As with many of the other occupations listed in today's series of reports, rural physicians tend to be more mobile than their urban colleagues; their mobility patterns include movement away from rural areas of the country. Every year, rural areas of the country lose, on average, 1.3% of their physicians to urban areas of the country. In 2001, approximately 21% of the Canadian population lived in rural and small-town areas of the country, a proportion that has decreased by 2% since 1991. The 1996-to-2001 census period saw an overall increase in the numbers of pharmacists, dentists and physiotherapists moving to rural or small-town Canada, while more physicians, medical laboratory technologists and dental assistants were moving to urban areas, away from rural areas and small towns.

"Just like the average Canadian, health care workers migrate for different reasons, some personal and some professional," said Dr. Roger Pitblado, author of the CIHI reports. "It is important to track these movements, but it is also important to understand how these migration patterns relate to what is going on in neighbouring communities, and in the rest of the country as a whole."

Aging workforce seen across occupations

Overall, Canadian health care workers are aging faster than the general workforce. Of the occupational groups examined in this study, the average ages in 2001 ranged from 35 years for dental assistants to 48 years for physicians. This is up from 1991, when the average ages ranged from 32 years to 45 years. The average age of a registered nurse rose from 39 in 1991 to 43 in 2001.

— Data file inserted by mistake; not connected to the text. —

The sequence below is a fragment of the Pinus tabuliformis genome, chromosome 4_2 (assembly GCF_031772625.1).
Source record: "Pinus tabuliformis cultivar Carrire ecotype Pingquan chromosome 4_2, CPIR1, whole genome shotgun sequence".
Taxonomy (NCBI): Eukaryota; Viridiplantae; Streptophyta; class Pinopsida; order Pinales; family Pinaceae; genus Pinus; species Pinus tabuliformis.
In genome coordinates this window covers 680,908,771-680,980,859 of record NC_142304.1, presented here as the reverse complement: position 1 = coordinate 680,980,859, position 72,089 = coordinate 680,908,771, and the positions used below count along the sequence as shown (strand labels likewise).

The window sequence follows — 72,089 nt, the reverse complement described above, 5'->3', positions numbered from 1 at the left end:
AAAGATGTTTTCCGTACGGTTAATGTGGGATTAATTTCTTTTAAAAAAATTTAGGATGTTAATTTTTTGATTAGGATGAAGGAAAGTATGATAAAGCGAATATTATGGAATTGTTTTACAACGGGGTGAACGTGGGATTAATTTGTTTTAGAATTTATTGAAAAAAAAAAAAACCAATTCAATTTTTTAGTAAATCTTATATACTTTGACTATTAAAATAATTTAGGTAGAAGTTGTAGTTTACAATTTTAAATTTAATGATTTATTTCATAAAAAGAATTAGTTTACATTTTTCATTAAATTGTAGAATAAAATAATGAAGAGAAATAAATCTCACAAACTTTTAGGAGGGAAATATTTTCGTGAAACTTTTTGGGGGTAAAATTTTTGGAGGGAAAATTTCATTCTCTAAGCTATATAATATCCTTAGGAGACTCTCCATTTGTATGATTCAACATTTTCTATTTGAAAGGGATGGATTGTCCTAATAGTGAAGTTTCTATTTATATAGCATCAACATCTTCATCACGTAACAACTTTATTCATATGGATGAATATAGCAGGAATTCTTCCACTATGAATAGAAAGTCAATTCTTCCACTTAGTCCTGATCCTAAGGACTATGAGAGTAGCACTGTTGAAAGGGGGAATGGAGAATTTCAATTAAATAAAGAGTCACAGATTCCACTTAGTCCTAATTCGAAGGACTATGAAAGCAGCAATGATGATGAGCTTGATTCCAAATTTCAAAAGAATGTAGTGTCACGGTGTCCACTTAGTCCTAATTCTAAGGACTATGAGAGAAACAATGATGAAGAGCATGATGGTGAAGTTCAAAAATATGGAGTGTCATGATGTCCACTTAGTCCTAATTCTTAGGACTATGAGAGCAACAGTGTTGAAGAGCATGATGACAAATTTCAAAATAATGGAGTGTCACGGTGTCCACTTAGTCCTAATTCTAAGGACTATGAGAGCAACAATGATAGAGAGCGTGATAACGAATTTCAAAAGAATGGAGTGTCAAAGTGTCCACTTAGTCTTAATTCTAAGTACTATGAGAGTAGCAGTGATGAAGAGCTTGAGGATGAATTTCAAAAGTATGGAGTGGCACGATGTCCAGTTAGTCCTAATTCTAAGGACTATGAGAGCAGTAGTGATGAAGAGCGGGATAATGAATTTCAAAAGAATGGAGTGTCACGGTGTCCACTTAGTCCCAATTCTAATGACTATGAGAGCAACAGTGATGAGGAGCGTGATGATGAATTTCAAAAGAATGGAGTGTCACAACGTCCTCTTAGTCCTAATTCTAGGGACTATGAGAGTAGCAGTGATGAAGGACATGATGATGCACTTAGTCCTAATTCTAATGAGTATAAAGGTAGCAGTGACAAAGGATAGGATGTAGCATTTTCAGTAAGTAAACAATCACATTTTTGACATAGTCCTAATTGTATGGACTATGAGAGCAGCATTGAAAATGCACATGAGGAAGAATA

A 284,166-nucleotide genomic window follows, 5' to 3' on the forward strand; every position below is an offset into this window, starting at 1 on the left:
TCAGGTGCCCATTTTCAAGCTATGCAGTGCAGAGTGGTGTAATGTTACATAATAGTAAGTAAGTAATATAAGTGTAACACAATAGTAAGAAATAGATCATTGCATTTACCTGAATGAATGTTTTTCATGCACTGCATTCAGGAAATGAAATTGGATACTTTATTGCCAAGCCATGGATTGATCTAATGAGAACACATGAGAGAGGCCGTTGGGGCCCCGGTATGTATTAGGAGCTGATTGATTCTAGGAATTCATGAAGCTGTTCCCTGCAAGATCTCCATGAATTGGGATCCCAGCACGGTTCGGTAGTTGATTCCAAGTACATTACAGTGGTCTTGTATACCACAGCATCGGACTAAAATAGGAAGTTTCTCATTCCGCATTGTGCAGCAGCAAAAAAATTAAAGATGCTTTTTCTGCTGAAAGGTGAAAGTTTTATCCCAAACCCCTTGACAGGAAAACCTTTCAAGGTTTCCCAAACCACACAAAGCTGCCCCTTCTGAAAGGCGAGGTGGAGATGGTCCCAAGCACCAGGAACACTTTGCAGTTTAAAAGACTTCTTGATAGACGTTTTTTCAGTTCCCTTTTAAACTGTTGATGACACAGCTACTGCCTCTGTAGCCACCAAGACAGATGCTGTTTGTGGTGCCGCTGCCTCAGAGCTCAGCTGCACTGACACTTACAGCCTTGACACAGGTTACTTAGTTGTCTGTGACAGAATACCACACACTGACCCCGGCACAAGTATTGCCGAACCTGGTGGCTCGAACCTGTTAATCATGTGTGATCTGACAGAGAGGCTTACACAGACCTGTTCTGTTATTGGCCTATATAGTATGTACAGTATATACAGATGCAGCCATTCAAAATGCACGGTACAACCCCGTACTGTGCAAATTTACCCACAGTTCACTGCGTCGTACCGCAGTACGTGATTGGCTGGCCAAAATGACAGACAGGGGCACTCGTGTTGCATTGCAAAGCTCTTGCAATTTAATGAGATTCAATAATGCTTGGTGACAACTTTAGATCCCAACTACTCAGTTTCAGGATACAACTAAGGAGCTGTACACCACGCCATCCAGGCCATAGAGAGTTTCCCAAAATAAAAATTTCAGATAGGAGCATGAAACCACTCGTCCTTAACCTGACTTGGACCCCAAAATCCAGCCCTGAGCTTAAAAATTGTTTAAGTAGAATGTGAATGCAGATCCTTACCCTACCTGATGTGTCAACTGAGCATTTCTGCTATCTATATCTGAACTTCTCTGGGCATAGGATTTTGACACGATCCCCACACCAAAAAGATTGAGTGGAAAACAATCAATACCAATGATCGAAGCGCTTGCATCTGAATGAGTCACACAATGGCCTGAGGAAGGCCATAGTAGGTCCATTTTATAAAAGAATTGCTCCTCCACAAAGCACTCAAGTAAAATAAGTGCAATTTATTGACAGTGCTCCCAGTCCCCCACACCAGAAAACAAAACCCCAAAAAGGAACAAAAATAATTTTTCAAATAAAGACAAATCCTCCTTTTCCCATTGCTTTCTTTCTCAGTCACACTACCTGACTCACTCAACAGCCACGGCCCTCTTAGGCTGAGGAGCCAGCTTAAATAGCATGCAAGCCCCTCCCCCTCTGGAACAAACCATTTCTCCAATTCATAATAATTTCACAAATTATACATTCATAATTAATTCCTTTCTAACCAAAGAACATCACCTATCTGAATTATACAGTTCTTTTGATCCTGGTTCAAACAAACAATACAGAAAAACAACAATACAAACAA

About CIHI

The Canadian Institute for Health Information (CIHI) collects and analyzes information on health and health care in Canada and makes it publicly available. Canada's federal, provincial and territorial governments created CIHI as a not-for-profit, independent organization dedicated to forging a common approach to Canadian health information. CIHI's goal: to provide timely, accurate and comparable information. CIHI's data and reports inform health policies, support the effective delivery of health services and raise awareness among Canadians of the factors that contribute to good health.

Figures and tables

- Table 1. Top Three Destination Provinces With Positive Net Interprovincial Migration Counts for the 1986-to-1991, 1991-to-1996 and 1996-to-2001 Migration Periods, click here (http://secure.cihi.ca/cihiweb/en/media_27sep2007_tab1_e.html) (Table 2 in the report)

- Figure 1. All Health Care Occupational Groups: Net Interprovincial Migration Rates (Percent) by Province for the 1986-to-1991 and 1996-to-2001 Migration Periods , click here (http://secure.cihi.ca/cihiweb/en/media_27sep2007_fig1_e.html) (Figure 11 in the report)

- Figure 2. Migrants as a Percentage of the Total Population or Workforce (Based on Place of Residence Five Years Ago) for the Total Population, General Canadian Workforce and Selected Health Care Occupational Groups, Canada, 2001, click here (http://secure.cihi.ca/cihiweb/en/media_27sep2007_fig2_e.html)(Figure 9 in the report)

- Figure 3. Rural and Small-Town Net-Migration Rates (Percent) for Selected Health Care Occupational Groups and All Non-Health Care Occupations, Canada, 1986-to-1991, 1991-to-1996 and 1996-to-2001 Migration Periods, click here (http://secure.cihi.ca/cihiweb/en/media_27sep2007_fig3_e.html) (Figure 12 in the report)


- Information on: Distribution and Internal Migration of Canada's Health Care Workforce (http://secure.cihi.ca/cihiweb/dispPage.jsp?cw_page=AR_1749_E&cw_topic=1749)

http://www.cihi.ca (http://www.cihi.ca/)

08-14-2010, 05:14 PM
Lets treat these men & women that we expect to fight & die for the country like children when it comes to their personal life.